I was lucky that during the 70's my father developed a healthy interest in light aviation.He took his ppl and qualified in early 1974,by this time he was subscribing to both Pilot and Aeroplane magazine where as mentioned Bianchi and Williams featured regularly.By this time I was an interested 10 year old who flew regularly but also squirreled away the magazines incase they were thrown out !! luckily I still have the whole collection so can revisit those amazing tales.The flying club also held annual air shows and I remember Neil Williams bringing the Yak 11 G-AYAK to display at a time when a privately owned Russian military aircraft was almost unheard of.I remember meeting NW and asking for his autograph before he displayed the Yak.Of course the book Airborne is full of great stories that allow the reader to feel like they are there in the cockpit,but there are many others in the pilot magazines that still are equally breathtaking.
Doug Bianchi's tales are very amusing too ,and it seems that life was far more casual and laid back in the days when Doug was busy repairing Auster's and assorted Moths etc

Regards

Steve

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20 years 4 months

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It was parents buying a keen 14 year old a copy of 'Airborne' as a Christmas present in 1977 that got me interested in the kind of aircraft Neil Williams flew at the Tiger Club. As soon as i got my PPL and had gained the required 100hrs necessary to qualify for membership, I joined the Tiger Club and have never looked back. It was Neil's 'Pilot' flight test of a Jungmann that provided the 'heads up' for my own first flight in one.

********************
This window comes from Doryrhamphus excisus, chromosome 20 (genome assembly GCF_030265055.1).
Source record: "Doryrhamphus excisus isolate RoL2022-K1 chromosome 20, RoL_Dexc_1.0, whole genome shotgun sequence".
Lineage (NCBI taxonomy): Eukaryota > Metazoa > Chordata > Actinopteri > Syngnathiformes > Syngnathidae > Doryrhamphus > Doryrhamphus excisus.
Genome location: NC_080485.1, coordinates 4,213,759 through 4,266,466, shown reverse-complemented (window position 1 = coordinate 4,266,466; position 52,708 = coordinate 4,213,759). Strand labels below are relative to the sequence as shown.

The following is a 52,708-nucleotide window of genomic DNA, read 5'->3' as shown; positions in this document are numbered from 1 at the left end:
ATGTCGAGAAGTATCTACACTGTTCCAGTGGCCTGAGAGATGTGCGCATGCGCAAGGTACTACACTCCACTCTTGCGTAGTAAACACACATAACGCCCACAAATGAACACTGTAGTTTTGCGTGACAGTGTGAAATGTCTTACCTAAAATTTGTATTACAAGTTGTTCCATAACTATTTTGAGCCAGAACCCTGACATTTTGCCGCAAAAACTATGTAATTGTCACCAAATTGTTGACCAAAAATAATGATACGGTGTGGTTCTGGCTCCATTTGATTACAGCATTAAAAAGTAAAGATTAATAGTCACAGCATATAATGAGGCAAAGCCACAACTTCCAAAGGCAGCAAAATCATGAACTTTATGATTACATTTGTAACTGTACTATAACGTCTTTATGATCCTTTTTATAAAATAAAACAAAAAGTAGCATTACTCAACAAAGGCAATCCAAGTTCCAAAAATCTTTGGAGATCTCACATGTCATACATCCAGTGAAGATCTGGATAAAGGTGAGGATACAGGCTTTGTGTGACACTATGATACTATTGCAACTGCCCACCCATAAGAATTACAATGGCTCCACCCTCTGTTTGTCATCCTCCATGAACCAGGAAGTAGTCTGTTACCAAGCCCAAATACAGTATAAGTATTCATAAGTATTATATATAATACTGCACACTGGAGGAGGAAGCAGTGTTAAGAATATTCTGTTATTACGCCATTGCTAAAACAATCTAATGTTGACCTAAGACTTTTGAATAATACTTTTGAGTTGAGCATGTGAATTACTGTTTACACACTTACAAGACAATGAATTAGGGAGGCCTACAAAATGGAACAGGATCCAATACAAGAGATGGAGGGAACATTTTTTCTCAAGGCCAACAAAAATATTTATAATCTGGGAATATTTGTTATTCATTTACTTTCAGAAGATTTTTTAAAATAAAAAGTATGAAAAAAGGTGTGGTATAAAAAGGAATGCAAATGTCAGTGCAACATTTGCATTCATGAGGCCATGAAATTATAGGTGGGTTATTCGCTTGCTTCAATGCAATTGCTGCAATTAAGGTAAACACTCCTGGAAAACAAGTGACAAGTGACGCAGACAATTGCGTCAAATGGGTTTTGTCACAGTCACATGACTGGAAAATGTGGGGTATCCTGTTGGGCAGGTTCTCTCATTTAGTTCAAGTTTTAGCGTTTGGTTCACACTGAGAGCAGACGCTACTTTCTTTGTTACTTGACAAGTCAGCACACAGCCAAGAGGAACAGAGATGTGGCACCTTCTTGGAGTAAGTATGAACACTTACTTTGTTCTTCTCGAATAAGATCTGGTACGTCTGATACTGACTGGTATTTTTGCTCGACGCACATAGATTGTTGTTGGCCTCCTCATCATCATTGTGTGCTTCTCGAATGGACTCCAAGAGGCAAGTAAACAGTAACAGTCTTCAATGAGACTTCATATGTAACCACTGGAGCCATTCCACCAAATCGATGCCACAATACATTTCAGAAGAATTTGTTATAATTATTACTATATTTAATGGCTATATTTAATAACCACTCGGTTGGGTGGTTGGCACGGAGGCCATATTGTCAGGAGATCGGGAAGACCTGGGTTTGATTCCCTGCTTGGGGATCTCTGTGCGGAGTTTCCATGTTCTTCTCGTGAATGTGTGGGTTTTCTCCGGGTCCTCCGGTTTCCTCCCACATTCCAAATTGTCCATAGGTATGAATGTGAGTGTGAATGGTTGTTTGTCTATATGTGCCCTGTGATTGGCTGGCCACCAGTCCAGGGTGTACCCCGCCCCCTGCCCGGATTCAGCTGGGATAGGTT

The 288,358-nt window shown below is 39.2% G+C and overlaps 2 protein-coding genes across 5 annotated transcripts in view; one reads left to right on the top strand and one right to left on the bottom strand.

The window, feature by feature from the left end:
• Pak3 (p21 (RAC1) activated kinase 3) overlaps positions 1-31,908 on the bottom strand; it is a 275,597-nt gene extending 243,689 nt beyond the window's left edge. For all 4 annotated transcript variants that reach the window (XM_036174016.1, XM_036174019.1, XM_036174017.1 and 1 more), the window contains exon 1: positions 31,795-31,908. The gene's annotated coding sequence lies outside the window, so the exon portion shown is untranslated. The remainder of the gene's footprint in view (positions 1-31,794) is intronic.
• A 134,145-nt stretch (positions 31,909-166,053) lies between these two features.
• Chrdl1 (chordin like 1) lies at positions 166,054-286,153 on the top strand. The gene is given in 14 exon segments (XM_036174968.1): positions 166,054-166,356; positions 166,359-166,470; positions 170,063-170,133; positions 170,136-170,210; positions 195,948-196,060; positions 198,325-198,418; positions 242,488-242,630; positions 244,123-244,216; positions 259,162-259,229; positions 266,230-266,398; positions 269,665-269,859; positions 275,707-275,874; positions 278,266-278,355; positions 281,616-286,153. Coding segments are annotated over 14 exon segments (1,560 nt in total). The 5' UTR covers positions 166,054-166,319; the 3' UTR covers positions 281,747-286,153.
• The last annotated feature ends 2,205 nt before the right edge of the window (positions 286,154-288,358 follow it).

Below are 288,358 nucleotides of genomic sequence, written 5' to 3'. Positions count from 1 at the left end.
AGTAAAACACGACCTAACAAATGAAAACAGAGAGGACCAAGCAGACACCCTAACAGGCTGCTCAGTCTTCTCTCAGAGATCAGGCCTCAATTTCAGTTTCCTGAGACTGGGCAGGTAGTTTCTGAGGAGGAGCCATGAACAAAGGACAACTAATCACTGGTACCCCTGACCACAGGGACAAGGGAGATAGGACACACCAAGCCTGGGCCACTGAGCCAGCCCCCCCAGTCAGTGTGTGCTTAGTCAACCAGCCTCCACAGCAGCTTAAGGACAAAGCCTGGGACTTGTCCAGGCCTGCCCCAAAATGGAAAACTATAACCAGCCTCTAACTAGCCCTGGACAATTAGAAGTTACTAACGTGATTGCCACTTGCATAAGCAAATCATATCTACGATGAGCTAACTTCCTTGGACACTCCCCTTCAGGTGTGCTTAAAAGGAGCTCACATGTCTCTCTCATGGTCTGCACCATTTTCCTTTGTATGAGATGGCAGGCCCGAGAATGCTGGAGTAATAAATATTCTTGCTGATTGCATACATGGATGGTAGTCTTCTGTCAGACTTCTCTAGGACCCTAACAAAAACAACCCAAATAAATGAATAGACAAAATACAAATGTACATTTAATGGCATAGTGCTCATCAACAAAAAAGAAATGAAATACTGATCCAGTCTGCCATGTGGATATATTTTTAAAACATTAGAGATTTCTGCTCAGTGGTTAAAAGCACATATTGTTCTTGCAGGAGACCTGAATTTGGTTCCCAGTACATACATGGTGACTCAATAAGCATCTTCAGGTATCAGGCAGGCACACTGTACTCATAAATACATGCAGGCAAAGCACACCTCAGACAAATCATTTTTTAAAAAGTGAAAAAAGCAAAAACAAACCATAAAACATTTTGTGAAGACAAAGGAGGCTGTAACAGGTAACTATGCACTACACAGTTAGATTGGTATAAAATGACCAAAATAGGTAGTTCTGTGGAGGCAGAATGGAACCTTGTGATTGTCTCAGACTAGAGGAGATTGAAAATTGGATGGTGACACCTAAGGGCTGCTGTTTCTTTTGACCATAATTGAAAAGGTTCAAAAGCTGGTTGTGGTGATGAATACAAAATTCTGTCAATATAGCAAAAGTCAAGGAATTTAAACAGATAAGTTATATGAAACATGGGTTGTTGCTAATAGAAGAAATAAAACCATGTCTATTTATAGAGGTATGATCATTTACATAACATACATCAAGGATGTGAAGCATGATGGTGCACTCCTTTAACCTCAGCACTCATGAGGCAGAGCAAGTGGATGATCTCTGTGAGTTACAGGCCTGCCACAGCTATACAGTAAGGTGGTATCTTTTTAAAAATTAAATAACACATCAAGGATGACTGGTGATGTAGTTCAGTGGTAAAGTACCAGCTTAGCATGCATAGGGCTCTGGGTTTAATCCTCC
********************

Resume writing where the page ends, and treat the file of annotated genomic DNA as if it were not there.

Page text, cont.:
So thanks Neil for enthralling me with your fantastic tales, and spurring me on to greater things. I sometimes wonder where i'd be if I had never read that book? (Thinks - Must dig it out and read it again):)

As for Doug Bianchi, his story published in a mid 70s Pilot Magazine of going over to France and attempting to buy a Stampe makes me laugh even after reading it countless times.

RIP both of you, you did more for UK aviation than most.

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Doug and cheap wine!

My father was operating his Mk V Proctor from White Waltham early sixties, and PPS looked after the maintenance. Tony Bianchi told me that his first flight was in the Mk V. My father had a bladder tank fitted in the centre section, where a bespoke long range tank would normally have been positioned on the V. This was filled with wine in France, and imported, Doug was in on the secret, and both he and father spent a good long hour late at night beneath the Proctor decanting it into bottles!

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Was it Neil Williams whose Zlin wing started to fold up? He rolled it against the fold and flew inverted until near the ground when he rolled level again and got down safely.

Roger Smith.

YES INDEED IT WAS ROGER - On Wednesday 3rd June 1970 Neil was at RAF Hullavington, Wiltshire practicing for the World Aerobatic Championships (which eventually took place in July 1970).